According to Alice Sophia's manuscript and diary, James and Alice had 11 childen.
|James Dick STEWARD (181)||born at Paglesham, Essex, on 02 Mar 1818 and died 25 Mar 1885. On 26 May 1853 he married Mary Louisa HARRIS(439) (1829-1899), the eldest daughter of his aunt Charlotte LACELL, wife of the Rev. George HARRIS, a Wesleyan minister according to ASB. (The Harris family was at Ringwood when the Stewards moved to Bitterne.) James Dick was a Captain in the P&O and he and Charlotte had eight children ( see separate page).|
|Kate Manning STEWARD (182)||1820-1827 (no information on the IGI)|
|Alice STEWARD (183)||1821-1829 (IGI entry for christening on 27 Jul 1821 at Hadlow, Kent). There is a burial entry for a Miss Alice Steward of Hart Street, City (of London) on 20 Feb 1829, aged 7 years 6 months [London Metropolitan Archives, All Saints, Poplar, Register of burials at Poplar Chapel, P88/ALL1, Item 084, P88/ALL1/084.]|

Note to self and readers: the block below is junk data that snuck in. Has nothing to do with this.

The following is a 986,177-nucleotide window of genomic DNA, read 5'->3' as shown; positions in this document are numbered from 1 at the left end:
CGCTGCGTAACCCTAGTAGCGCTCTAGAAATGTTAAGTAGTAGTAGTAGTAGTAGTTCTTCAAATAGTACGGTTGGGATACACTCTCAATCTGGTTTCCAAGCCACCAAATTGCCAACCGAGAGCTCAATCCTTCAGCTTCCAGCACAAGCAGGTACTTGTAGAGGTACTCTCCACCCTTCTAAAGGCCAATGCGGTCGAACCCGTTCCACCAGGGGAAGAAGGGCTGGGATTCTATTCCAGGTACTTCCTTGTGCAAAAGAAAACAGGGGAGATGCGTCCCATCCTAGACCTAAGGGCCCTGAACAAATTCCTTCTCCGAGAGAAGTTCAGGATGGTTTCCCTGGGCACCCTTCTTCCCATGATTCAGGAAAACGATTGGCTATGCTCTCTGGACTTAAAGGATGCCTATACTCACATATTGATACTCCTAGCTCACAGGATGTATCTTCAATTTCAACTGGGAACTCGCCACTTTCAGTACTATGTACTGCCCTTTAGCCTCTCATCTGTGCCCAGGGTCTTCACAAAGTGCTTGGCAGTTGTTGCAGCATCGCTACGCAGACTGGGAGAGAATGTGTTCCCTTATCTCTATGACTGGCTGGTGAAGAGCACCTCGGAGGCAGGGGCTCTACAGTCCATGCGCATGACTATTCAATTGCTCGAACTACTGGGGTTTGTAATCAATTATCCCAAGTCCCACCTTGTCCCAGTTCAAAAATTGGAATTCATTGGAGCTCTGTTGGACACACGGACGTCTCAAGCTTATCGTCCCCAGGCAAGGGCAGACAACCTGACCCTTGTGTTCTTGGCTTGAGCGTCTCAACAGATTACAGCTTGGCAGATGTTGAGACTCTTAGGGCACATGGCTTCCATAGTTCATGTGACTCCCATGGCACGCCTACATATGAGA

|Elizabeth STEWARD (184)||1822-1860 (IGI entry for christening on 16 Feb 1823 at Hadlow, Kent). She married a Col. TOWERS and they went to Australia and were lost sight of, according to ASB.|
|Charlotte STEWARD (185)||1825-29 (IGI record for christening on 6 Mar 1825 at Hadlow, Kent). Charlotte died "accidentally killed from a blow on her head against a beam when her father was playing and tossing her".|
|Mary Catherine Manning STEWARD (186)||1827-60 (IGI record of christening on 4 Feb 1827 at Hadlow, Kent). After her mother’s death Mary, as Alice Sophia writes, "had a hard life managing the household and all the young ones and especially trying to keep father from spending money uselessly. She never married, feeling she could not leave him and died shortly after I was married".|